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Friday's Mini-Report, 7.12.19

07/12/19 05:30PM

Today's edition of quick hits:

* NDAA: "The House on Friday voted for a measure that would block President Donald Trump from initiating military action against Iran without congressional approval. Lawmakers adopted the amendment from Reps. Ro Khanna, D-Calif., and Matt Gaetz, R-Fla., in a 251-170 vote with more than two dozen Republicans in support."

* The final vote on this was 402 to 12: "The House on Friday overwhelmingly approved a bill ensuring that a victims compensation fund for the Sept. 11 attacks never runs out of money."

* This story probably won't get a lot of attention today, but it's one of the most important stories in the world: "Turkey took its first shipment of an advanced Russian missile defense system Friday, ignoring repeated warnings from Washington and fueling concerns about where the country's loyalties lie between the West and Moscow."

* Mueller: "Testimony by former special counsel Robert Mueller may be delayed one week as a longer Capitol Hill appearance is negotiated, sources said Friday."

* What a weird series of events: "Arizona Gov. Doug Ducey has decided to just do it: Change his mind and welcome Nike with open arms."

* A story to keep an eye on: "An ethics complaint has been filed against Rep. Kenny Marchant, R-Coppell, over what may be nearly 20 impermissible reimbursements made over the years from his campaign account to some of his House staffers for expenditures they made. At issue isn't what the few thousand dollars in reimbursements bought: food, office supplies and other legitimate campaign-related expenditures."

* My favorite headline of the week: "A Trump tweet complimenting his own tweets is on display at the White House social media summit."

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Image: US President Donald J. Trump departs the White House

Trump tends to assume his critics are on someone's payroll

07/12/19 04:36PM

Asked about former House Speaker Paul Ryan (R-Wis.) this morning, Donald Trump launched into a rather long tirade, which culminated in a curious claim:

"[F]or him to be going out and opening his mouth is pretty incredible. But maybe he gets paid for that. Who knows? Maybe he gets paid for that."

Even for this president, this was strange. Ryan spoke to Tim Alberta for the reporter's new book, "American Carnage." The idea that the former House Speaker was perhaps bribed by a journalist to say unflattering things about Trump is absurd.

But the claim is nevertheless familiar because the president makes it fairly regularly. Almost immediately after taking office, for example, Trump was confronted with progressive protests, causing the Republican to lash out at those he condemned as "paid protesters."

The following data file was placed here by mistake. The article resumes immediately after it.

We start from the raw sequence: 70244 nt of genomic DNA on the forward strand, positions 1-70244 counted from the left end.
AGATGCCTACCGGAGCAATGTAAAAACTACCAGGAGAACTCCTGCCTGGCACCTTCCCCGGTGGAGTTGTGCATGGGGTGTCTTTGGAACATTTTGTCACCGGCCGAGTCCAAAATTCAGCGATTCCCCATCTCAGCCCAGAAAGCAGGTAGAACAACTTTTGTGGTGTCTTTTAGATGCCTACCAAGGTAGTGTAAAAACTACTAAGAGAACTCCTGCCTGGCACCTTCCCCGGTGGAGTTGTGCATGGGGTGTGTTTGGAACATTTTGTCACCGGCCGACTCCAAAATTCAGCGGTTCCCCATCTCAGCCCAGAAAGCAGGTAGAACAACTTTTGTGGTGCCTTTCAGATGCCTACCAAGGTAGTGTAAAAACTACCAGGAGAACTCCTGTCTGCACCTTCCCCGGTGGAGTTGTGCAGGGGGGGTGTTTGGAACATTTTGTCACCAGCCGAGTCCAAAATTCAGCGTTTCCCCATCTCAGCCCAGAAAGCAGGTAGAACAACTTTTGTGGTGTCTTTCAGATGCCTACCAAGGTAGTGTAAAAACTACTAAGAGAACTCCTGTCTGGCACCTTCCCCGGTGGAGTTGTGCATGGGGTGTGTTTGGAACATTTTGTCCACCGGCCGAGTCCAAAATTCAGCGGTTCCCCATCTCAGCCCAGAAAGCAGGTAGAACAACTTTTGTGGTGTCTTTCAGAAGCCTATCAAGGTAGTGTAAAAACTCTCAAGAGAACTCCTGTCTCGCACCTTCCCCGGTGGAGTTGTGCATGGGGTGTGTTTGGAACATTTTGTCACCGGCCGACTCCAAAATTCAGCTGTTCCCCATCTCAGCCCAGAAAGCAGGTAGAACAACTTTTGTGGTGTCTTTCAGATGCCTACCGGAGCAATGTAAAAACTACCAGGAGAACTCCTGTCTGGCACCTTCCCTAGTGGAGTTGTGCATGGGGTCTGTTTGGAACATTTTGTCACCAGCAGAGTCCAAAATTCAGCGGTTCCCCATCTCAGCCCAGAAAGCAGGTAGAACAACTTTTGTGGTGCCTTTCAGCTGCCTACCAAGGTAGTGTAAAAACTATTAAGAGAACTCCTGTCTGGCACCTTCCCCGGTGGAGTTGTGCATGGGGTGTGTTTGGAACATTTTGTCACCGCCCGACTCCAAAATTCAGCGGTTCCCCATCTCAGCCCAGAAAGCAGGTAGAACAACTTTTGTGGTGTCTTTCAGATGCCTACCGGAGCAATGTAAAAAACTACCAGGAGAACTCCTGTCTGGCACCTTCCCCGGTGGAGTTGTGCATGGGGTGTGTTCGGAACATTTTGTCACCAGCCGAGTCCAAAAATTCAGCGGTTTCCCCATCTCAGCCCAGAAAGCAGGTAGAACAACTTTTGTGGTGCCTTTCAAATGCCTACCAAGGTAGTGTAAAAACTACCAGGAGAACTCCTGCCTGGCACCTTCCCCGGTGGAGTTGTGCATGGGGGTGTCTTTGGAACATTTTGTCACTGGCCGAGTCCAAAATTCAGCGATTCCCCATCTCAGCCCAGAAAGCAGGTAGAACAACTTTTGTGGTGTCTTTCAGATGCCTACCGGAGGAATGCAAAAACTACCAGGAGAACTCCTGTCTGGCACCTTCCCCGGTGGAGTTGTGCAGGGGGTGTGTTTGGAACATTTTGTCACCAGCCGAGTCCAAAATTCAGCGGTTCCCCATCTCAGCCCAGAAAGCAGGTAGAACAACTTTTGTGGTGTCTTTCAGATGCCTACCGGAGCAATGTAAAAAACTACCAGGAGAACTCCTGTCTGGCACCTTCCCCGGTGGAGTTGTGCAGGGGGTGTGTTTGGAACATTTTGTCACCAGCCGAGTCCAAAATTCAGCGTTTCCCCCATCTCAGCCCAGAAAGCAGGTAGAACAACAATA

Because in his mind, if people didn't like him, it couldn't have been the result of genuine disgust.

In October 2018, as Brett Kavanaugh's Supreme Court nomination sparked protests, Trump again argued that progressive activists were part of a corrupt ruse. "[L]ook at all of the professionally made identical signs. Paid for by Soros and others," the president wrote on Twitter. "These are not signs made in the basement from love!"

In March 2019, after Michael Cohen, Trump's former personal attorney and fixer, testified to Congress about his former boss, the president suggested Cohen was "being paid" by Hillary Clinton.

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Image: US President Donald J. Trump departs the White House

Why Team Pence balked at a White House choice for the judiciary

07/12/19 12:40PM

As a rule, the Republicans' judicial pipeline works with remarkable efficiency. Partisan operatives tell Donald Trump whom to nominate; the White House sends the nominees to Capitol Hill, and the Republican-led Senate serves as a rubber stamp. The result, as regular readers know, is a largely successful initiative to move the entire federal judiciary to the right.

But once in a great while, a wrench ends up in the machine.

In a small handful of instances, for example, some GOP senators have balked at Trump nominees -- in one recent case, because Republicans were concerned the jurist wasn't far enough to the right.

Politico reports today, however, on an entirely different dynamic, which would've been tough to predict: Vice President Mike Pence and his team derailed one of the White House's own selections.

The backstory seemed pretty straightforward: the White House carefully nudged aside Judge Michael Kanne, an older conservative on the 7th Circuit Court of Appeals, telling him that one of his former clerks, Indiana Solicitor General Tom Fisher, would replace him. The judge agreed, took senior status, and created a vacancy for Donald Trump to fill.